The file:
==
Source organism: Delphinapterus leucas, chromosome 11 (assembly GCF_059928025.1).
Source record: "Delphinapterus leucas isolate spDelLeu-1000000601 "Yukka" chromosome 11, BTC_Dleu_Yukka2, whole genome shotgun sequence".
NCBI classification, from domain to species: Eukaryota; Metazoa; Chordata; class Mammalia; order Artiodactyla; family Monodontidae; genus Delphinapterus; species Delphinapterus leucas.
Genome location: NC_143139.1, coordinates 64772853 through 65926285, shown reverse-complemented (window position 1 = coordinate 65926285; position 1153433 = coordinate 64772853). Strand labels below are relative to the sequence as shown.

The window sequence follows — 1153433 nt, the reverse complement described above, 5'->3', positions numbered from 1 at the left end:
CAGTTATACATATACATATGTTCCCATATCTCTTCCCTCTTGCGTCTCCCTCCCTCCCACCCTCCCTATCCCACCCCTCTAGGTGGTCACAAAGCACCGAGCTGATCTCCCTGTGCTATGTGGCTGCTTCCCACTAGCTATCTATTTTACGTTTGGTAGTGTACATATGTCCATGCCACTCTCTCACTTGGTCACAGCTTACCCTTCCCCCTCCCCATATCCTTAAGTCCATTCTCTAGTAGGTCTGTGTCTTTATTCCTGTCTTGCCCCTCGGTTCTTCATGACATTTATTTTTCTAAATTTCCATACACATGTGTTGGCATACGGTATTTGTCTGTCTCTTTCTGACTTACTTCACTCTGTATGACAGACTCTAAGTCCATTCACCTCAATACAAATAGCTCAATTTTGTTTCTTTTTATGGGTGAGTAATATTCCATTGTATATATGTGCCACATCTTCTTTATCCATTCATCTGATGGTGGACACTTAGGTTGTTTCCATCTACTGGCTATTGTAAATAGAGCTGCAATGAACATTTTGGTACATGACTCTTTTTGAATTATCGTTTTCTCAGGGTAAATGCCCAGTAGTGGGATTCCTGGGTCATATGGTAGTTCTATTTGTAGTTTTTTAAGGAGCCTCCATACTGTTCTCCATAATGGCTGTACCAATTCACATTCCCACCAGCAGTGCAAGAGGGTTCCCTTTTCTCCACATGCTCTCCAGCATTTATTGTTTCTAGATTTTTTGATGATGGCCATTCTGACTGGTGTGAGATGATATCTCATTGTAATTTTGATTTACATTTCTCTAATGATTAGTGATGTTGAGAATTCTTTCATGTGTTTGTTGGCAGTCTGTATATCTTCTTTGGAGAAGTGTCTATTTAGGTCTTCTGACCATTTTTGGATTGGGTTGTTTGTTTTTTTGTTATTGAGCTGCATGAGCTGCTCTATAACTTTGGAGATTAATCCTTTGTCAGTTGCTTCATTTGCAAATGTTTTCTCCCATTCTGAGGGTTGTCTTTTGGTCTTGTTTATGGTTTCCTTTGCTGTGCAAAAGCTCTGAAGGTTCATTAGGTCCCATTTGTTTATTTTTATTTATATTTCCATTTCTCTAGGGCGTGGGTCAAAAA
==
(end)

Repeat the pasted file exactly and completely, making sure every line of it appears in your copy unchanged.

Source organism: Delphinapterus leucas, chromosome 11 (assembly GCF_059928025.1).
Source record: "Delphinapterus leucas isolate spDelLeu-1000000601 "Yukka" chromosome 11, BTC_Dleu_Yukka2, whole genome shotgun sequence".
NCBI classification, from domain to species: Eukaryota; Metazoa; Chordata; class Mammalia; order Artiodactyla; family Monodontidae; genus Delphinapterus; species Delphinapterus leucas.
Genome location: NC_143139.1, coordinates 64772853 through 65926285, shown reverse-complemented (window position 1 = coordinate 65926285; position 1153433 = coordinate 64772853). Strand labels below are relative to the sequence as shown.

The window sequence follows — 1153433 nt, the reverse complement described above, 5'->3', positions numbered from 1 at the left end:
CAGTTATACATATACATATGTTCCCATATCTCTTCCCTCTTGCGTCTCCCTCCCTCCCACCCTCCCTATCCCACCCCTCTAGGTGGTCACAAAGCACCGAGCTGATCTCCCTGTGCTATGTGGCTGCTTCCCACTAGCTATCTATTTTACGTTTGGTAGTGTACATATGTCCATGCCACTCTCTCACTTGGTCACAGCTTACCCTTCCCCCTCCCCATATCCTTAAGTCCATTCTCTAGTAGGTCTGTGTCTTTATTCCTGTCTTGCCCCTCGGTTCTTCATGACATTTATTTTTCTAAATTTCCATACACATGTGTTGGCATACGGTATTTGTCTGTCTCTTTCTGACTTACTTCACTCTGTATGACAGACTCTAAGTCCATTCACCTCAATACAAATAGCTCAATTTTGTTTCTTTTTATGGGTGAGTAATATTCCATTGTATATATGTGCCACATCTTCTTTATCCATTCATCTGATGGTGGACACTTAGGTTGTTTCCATCTACTGGCTATTGTAAATAGAGCTGCAATGAACATTTTGGTACATGACTCTTTTTGAATTATCGTTTTCTCAGGGTAAATGCCCAGTAGTGGGATTCCTGGGTCATATGGTAGTTCTATTTGTAGTTTTTTAAGGAGCCTCCATACTGTTCTCCATAATGGCTGTACCAATTCACATTCCCACCAGCAGTGCAAGAGGGTTCCCTTTTCTCCACATGCTCTCCAGCATTTATTGTTTCTAGATTTTTTGATGATGGCCATTCTGACTGGTGTGAGATGATATCTCATTGTAATTTTGATTTACATTTCTCTAATGATTAGTGATGTTGAGAATTCTTTCATGTGTTTGTTGGCAGTCTGTATATCTTCTTTGGAGAAGTGTCTATTTAGGTCTTCTGACCATTTTTGGATTGGGTTGTTTGTTTTTTTGTTATTGAGCTGCATGAGCTGCTCTATAACTTTGGAGATTAATCCTTTGTCAGTTGCTTCATTTGCAAATGTTTTCTCCCATTCTGAGGGTTGTCTTTTGGTCTTGTTTATGGTTTCCTTTGCTGTGCAAAAGCTCTGAAGGTTCATTAGGTCCCATTTGTTTATTTTTATTTATATTTCCATTTCTCTAGGGCGTGGGTCAAAAA